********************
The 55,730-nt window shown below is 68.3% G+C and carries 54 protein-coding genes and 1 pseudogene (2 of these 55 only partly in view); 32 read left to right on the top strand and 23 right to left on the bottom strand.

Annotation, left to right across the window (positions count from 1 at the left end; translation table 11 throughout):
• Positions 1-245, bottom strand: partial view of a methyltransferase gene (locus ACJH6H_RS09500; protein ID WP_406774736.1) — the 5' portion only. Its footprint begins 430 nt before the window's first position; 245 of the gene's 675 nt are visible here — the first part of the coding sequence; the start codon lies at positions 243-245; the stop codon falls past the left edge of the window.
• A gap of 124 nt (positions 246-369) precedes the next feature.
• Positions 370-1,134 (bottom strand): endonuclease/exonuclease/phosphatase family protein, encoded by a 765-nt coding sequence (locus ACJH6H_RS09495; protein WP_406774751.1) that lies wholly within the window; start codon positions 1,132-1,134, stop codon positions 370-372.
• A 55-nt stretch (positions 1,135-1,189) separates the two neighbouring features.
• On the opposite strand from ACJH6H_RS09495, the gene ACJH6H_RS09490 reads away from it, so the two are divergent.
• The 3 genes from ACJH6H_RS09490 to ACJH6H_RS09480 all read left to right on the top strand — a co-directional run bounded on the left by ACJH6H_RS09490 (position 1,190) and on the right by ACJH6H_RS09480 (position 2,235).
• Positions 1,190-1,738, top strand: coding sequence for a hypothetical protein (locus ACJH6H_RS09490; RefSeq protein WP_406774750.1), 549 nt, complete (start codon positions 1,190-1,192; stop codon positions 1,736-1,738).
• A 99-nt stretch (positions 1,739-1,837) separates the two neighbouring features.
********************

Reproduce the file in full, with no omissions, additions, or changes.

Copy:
The 55,730-nt window shown below is 68.3% G+C and carries 54 protein-coding genes and 1 pseudogene (2 of these 55 only partly in view); 32 read left to right on the top strand and 23 right to left on the bottom strand.

Annotation, left to right across the window (positions count from 1 at the left end; translation table 11 throughout):
• Positions 1-245, bottom strand: partial view of a methyltransferase gene (locus ACJH6H_RS09500; protein ID WP_406774736.1) — the 5' portion only. Its footprint begins 430 nt before the window's first position; 245 of the gene's 675 nt are visible here — the first part of the coding sequence; the start codon lies at positions 243-245; the stop codon falls past the left edge of the window.
• A gap of 124 nt (positions 246-369) precedes the next feature.
• Positions 370-1,134 (bottom strand): endonuclease/exonuclease/phosphatase family protein, encoded by a 765-nt coding sequence (locus ACJH6H_RS09495; protein WP_406774751.1) that lies wholly within the window; start codon positions 1,132-1,134, stop codon positions 370-372.
• A 55-nt stretch (positions 1,135-1,189) separates the two neighbouring features.
• On the opposite strand from ACJH6H_RS09495, the gene ACJH6H_RS09490 reads away from it, so the two are divergent.
• The 3 genes from ACJH6H_RS09490 to ACJH6H_RS09480 all read left to right on the top strand — a co-directional run bounded on the left by ACJH6H_RS09490 (position 1,190) and on the right by ACJH6H_RS09480 (position 2,235).
• Positions 1,190-1,738, top strand: coding sequence for a hypothetical protein (locus ACJH6H_RS09490; RefSeq protein WP_406774750.1), 549 nt, complete (start codon positions 1,190-1,192; stop codon positions 1,736-1,738).
• A 99-nt stretch (positions 1,739-1,837) separates the two neighbouring features.